Cooking Tips
Water Is the Key to Crispy, Browned Green Beans
Instead of parboiling your green beans, “parsauté” them.
05-20-2021
Danielle Lapierre

When you usually sauté, you add your ingredients to a pan with hot fat and cook until well-browned. But it isn’t that easy with certain vegetables, especially green beans.

Adding a tougher vegetable like raw green beans to hot oil does nothing but burn the outside and undercook the inside. Because of green beans' lack of moisture, water is necessary in order to soften them.

Traditionally, you may have to parboil the beans, shock them in ice water, dry them, and then sauté. Our favorite method for this process, however, is more streamlined and doesn’t require multiple pans. All you need is a 12-inch nonstick skillet with a tight-fitting lid.

This method involves adding water to the same pan you are sautéing the beans in. Don’t worry, this won’t prevent any browning or sacrifice any crispiness. Stay with me.

Instead of parboiling the beans before sautéing, we flipped the order. Instead of parboiling first, you want to “parsauté” first, and then introduce the water to cook the beans. Here’s what you need to do:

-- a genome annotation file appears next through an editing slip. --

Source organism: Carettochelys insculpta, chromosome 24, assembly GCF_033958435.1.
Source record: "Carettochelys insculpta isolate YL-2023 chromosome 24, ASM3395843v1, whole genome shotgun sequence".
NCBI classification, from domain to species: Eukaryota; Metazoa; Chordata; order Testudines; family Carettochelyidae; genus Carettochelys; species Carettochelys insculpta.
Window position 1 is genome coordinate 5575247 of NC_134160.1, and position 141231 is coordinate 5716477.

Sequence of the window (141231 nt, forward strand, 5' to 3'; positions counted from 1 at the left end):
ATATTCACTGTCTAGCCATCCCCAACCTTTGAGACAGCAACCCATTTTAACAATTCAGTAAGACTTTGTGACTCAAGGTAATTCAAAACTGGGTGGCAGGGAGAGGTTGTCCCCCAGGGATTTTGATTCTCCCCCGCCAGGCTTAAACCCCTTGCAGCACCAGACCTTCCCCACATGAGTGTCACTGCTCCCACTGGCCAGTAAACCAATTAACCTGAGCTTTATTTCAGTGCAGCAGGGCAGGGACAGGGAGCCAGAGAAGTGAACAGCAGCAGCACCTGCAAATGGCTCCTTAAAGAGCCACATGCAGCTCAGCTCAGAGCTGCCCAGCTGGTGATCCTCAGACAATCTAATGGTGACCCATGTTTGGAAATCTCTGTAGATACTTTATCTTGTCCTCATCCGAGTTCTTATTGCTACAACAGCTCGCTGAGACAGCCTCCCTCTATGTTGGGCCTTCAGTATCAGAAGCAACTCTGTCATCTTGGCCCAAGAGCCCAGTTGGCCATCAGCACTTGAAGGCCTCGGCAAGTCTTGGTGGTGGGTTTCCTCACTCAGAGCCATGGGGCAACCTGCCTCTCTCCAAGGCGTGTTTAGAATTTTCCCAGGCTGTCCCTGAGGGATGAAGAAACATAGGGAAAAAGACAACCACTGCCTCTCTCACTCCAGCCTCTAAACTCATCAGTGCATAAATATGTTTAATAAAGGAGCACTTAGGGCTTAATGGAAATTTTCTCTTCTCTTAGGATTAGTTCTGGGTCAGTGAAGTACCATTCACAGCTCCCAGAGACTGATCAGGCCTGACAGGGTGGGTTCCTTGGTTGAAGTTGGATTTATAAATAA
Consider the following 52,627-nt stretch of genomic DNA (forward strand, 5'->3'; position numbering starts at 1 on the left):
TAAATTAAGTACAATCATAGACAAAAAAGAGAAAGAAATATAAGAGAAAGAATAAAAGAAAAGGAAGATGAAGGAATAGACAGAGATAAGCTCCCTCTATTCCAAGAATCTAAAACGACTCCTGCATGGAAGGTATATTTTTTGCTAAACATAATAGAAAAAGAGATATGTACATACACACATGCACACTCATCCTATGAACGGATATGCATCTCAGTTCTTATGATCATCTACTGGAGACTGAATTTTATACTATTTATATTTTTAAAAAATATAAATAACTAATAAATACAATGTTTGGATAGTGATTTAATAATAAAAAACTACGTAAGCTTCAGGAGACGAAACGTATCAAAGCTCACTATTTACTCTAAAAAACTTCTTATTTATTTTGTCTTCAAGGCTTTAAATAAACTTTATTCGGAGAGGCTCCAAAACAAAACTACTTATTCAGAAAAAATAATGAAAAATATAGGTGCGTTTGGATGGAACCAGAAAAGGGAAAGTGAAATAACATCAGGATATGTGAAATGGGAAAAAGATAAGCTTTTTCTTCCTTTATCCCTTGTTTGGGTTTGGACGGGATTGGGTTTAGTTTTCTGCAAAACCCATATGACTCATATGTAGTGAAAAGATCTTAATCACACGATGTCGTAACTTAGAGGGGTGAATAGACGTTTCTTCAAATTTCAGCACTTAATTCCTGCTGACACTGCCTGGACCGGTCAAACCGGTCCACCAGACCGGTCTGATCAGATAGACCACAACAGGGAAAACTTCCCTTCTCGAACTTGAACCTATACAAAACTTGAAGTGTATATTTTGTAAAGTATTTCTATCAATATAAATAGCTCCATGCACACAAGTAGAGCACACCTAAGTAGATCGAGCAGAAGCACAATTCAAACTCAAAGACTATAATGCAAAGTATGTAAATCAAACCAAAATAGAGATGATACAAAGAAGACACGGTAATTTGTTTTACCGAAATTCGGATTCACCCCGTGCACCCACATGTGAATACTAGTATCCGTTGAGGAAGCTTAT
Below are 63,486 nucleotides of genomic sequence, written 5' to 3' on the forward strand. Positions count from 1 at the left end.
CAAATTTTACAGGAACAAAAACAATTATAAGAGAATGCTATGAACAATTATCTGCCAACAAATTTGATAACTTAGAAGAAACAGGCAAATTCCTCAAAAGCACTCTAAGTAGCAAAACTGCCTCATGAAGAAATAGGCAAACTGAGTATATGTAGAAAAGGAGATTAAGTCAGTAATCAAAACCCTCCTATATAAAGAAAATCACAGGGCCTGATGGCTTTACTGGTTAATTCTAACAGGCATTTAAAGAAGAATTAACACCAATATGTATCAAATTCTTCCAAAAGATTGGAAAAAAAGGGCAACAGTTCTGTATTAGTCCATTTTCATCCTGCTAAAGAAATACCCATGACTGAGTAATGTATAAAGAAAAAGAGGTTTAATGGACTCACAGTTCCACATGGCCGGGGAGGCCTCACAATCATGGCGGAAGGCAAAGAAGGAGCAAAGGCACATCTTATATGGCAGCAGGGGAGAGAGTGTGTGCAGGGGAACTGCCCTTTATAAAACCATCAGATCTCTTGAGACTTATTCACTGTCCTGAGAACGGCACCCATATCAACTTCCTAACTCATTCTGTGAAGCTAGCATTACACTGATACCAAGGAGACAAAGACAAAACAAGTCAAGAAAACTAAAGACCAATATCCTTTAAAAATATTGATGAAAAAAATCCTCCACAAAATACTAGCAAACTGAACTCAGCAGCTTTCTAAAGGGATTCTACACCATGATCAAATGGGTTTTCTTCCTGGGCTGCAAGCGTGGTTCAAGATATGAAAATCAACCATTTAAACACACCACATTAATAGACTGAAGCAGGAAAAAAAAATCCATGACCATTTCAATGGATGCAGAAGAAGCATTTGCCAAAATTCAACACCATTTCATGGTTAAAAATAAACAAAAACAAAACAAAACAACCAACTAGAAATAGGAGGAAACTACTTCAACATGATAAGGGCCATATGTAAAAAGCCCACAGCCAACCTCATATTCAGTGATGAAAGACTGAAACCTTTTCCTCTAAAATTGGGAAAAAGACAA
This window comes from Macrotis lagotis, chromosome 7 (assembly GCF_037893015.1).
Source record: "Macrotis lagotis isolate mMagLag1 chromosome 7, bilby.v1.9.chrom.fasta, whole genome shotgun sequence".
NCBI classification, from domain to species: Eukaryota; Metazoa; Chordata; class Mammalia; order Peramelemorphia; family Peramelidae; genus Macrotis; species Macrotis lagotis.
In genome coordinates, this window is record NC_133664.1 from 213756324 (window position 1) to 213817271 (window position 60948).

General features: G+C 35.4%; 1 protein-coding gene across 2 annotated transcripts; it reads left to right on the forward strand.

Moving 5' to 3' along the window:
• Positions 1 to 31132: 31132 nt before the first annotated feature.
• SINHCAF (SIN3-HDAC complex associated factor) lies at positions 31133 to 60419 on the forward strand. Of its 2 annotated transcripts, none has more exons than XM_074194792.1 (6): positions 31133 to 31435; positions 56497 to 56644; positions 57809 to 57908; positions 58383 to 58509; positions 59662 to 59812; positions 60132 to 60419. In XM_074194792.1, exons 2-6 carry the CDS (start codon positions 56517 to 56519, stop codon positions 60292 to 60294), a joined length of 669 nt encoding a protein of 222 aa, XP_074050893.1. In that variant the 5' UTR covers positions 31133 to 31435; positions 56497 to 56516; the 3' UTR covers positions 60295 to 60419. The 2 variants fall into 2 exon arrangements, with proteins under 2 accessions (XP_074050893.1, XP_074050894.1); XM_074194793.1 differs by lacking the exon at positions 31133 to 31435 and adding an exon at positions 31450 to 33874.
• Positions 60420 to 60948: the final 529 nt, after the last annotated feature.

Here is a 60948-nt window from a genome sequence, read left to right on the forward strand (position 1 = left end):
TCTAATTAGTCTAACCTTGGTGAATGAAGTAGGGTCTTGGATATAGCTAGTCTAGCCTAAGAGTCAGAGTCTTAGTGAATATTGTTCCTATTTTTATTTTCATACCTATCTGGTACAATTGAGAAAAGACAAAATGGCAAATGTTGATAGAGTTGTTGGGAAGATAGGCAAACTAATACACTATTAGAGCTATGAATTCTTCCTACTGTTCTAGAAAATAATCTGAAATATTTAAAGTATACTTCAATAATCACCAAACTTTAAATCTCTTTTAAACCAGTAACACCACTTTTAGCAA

• In your skillet, sauté the beans in butter or oil until they are spotty brown, 4 to 6 minutes. 
  • Add about ¼ cup of water to the pan, and then quickly cover. By capturing the steam, it does the same job as parboiling, and cooks the beans through in about 2 minutes.
  • Once the beans are bright green and crisp, uncover and increase the heat to high, to let the rest of the water evaporate. Add a small amount of butter or oil to promote additional browning, and sauté the beans until they are fully cooked to taste, 1 to 3 minutes.

This method takes significantly less time, uses less dishes, and produces perfect results every time. You can also employ this method with other low-moisture vegetables such as broccoli, so you never have to worry about burnt, raw veggies ever again.

plate of sauteed green beans

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